Let’s make this clear with a few examples. You have probably heard many times that 300 DPI is needed for high-quality prints. Of course, this has its justification. At this value printed graphics can be viewed at a distance of 25 to 30 cm without individual pixels standing out and being perceived as disturbing, but – and this is decisive – the value says nothing at all about the size and quality of an image, because:
any digital image, no matter how tiny, can theoretically be output in 300 DPI.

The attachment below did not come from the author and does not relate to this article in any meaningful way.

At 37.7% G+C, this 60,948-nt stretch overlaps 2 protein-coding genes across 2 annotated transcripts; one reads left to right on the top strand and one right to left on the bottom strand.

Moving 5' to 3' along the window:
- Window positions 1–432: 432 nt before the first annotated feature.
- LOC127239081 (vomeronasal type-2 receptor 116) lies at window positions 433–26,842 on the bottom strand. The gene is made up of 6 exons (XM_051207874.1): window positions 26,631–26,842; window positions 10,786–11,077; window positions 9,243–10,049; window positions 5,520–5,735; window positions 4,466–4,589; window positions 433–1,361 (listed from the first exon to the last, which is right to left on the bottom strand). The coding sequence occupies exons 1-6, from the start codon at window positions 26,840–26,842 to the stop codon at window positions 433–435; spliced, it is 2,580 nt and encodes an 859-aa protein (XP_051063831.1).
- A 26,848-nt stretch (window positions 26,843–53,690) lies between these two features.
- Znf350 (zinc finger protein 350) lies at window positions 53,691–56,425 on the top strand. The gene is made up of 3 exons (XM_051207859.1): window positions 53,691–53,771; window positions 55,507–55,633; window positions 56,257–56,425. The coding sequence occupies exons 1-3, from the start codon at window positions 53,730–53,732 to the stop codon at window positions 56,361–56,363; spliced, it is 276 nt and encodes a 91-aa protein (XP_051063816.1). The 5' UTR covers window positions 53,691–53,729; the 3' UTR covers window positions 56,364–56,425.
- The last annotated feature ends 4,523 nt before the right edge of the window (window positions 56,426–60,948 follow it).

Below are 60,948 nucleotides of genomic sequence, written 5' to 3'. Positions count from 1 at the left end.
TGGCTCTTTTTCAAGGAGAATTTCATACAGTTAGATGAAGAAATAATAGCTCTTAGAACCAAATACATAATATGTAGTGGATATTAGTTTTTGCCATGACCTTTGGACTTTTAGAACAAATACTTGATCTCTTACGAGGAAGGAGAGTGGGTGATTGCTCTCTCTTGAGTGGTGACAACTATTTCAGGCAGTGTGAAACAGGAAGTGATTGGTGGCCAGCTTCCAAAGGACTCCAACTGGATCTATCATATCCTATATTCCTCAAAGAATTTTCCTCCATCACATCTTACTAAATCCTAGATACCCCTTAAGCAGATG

Assuming you have an image with pixel dimensions of 300 x 300, the image will be what size when output in 300 DPI? – Correct, 2.54 cm x 2.54 cm (see example 1 below) – that is about the size of a postage stamp. Now let us take a square image with 3000 pixel sides. So if output in 300 DPI, the image would be 25.4 cm high and long (example 3). Conversely, an image with pixel dimensions of 300 x 300 can also be output so that it has a side length of 25.4 cm. The corresponding DPI value would then be 30 (example 2). And, of course, you can output an image with 3000-pixel pages in postage-stamp size (DPI value: 3000). Of course, you would have to take a magnifying glass in hand to capture all the details.